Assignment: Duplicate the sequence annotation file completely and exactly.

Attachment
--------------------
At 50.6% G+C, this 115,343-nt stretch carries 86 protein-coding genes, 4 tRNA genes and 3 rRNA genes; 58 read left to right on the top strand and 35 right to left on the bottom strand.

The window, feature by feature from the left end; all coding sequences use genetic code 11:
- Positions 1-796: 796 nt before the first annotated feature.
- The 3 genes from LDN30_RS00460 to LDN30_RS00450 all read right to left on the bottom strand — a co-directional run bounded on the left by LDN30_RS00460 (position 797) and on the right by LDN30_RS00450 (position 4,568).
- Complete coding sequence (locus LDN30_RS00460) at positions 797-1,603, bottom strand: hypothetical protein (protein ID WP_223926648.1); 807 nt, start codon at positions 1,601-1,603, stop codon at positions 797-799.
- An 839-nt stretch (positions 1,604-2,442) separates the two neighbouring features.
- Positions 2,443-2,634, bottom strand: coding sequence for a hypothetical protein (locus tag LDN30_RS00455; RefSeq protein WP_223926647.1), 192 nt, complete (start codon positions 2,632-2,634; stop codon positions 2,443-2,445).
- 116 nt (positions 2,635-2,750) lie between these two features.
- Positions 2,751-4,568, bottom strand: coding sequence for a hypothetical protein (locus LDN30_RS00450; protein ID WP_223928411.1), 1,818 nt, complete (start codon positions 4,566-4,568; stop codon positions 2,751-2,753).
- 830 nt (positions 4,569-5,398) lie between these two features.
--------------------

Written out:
At 50.6% G+C, this 115,343-nt stretch carries 86 protein-coding genes, 4 tRNA genes and 3 rRNA genes; 58 read left to right on the top strand and 35 right to left on the bottom strand.

The window, feature by feature from the left end; all coding sequences use genetic code 11:
- Positions 1-796: 796 nt before the first annotated feature.
- The 3 genes from LDN30_RS00460 to LDN30_RS00450 all read right to left on the bottom strand — a co-directional run bounded on the left by LDN30_RS00460 (position 797) and on the right by LDN30_RS00450 (position 4,568).
- Complete coding sequence (locus LDN30_RS00460) at positions 797-1,603, bottom strand: hypothetical protein (protein ID WP_223926648.1); 807 nt, start codon at positions 1,601-1,603, stop codon at positions 797-799.
- An 839-nt stretch (positions 1,604-2,442) separates the two neighbouring features.
- Positions 2,443-2,634, bottom strand: coding sequence for a hypothetical protein (locus tag LDN30_RS00455; RefSeq protein WP_223926647.1), 192 nt, complete (start codon positions 2,632-2,634; stop codon positions 2,443-2,445).
- 116 nt (positions 2,635-2,750) lie between these two features.
- Positions 2,751-4,568, bottom strand: coding sequence for a hypothetical protein (locus LDN30_RS00450; protein ID WP_223928411.1), 1,818 nt, complete (start codon positions 4,566-4,568; stop codon positions 2,751-2,753).
- 830 nt (positions 4,569-5,398) lie between these two features.